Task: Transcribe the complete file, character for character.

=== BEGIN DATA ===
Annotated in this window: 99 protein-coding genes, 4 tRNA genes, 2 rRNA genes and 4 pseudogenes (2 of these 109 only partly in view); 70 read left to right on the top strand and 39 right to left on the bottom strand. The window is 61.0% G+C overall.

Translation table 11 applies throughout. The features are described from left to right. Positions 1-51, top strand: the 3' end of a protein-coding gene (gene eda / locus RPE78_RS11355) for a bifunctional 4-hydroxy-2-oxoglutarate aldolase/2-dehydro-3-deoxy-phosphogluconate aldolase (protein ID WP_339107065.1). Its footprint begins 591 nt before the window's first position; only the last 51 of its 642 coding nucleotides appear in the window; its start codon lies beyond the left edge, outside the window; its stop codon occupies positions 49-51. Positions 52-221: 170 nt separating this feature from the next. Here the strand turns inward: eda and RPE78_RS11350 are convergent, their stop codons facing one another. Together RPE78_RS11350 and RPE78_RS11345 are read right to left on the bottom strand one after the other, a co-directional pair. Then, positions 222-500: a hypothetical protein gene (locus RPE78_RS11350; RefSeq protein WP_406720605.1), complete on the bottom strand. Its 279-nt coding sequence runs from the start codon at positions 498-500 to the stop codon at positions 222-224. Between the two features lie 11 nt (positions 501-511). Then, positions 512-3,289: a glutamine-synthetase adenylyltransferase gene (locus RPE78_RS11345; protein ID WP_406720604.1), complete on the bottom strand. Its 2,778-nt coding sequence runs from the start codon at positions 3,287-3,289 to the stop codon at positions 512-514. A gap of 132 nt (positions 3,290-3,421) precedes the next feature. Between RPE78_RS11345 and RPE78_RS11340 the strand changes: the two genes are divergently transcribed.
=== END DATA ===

Annotated in this window: 99 protein-coding genes, 4 tRNA genes, 2 rRNA genes and 4 pseudogenes (2 of these 109 only partly in view); 70 read left to right on the top strand and 39 right to left on the bottom strand. The window is 61.0% G+C overall.

Translation table 11 applies throughout. The features are described from left to right. Positions 1-51, top strand: the 3' end of a protein-coding gene (gene eda / locus RPE78_RS11355) for a bifunctional 4-hydroxy-2-oxoglutarate aldolase/2-dehydro-3-deoxy-phosphogluconate aldolase (protein ID WP_339107065.1). Its footprint begins 591 nt before the window's first position; only the last 51 of its 642 coding nucleotides appear in the window; its start codon lies beyond the left edge, outside the window; its stop codon occupies positions 49-51. Positions 52-221: 170 nt separating this feature from the next. Here the strand turns inward: eda and RPE78_RS11350 are convergent, their stop codons facing one another. Together RPE78_RS11350 and RPE78_RS11345 are read right to left on the bottom strand one after the other, a co-directional pair. Then, positions 222-500: a hypothetical protein gene (locus RPE78_RS11350; RefSeq protein WP_406720605.1), complete on the bottom strand. Its 279-nt coding sequence runs from the start codon at positions 498-500 to the stop codon at positions 222-224. Between the two features lie 11 nt (positions 501-511). Then, positions 512-3,289: a glutamine-synthetase adenylyltransferase gene (locus RPE78_RS11345; protein ID WP_406720604.1), complete on the bottom strand. Its 2,778-nt coding sequence runs from the start codon at positions 3,287-3,289 to the stop codon at positions 512-514. A gap of 132 nt (positions 3,290-3,421) precedes the next feature. Between RPE78_RS11345 and RPE78_RS11340 the strand changes: the two genes are divergently transcribed.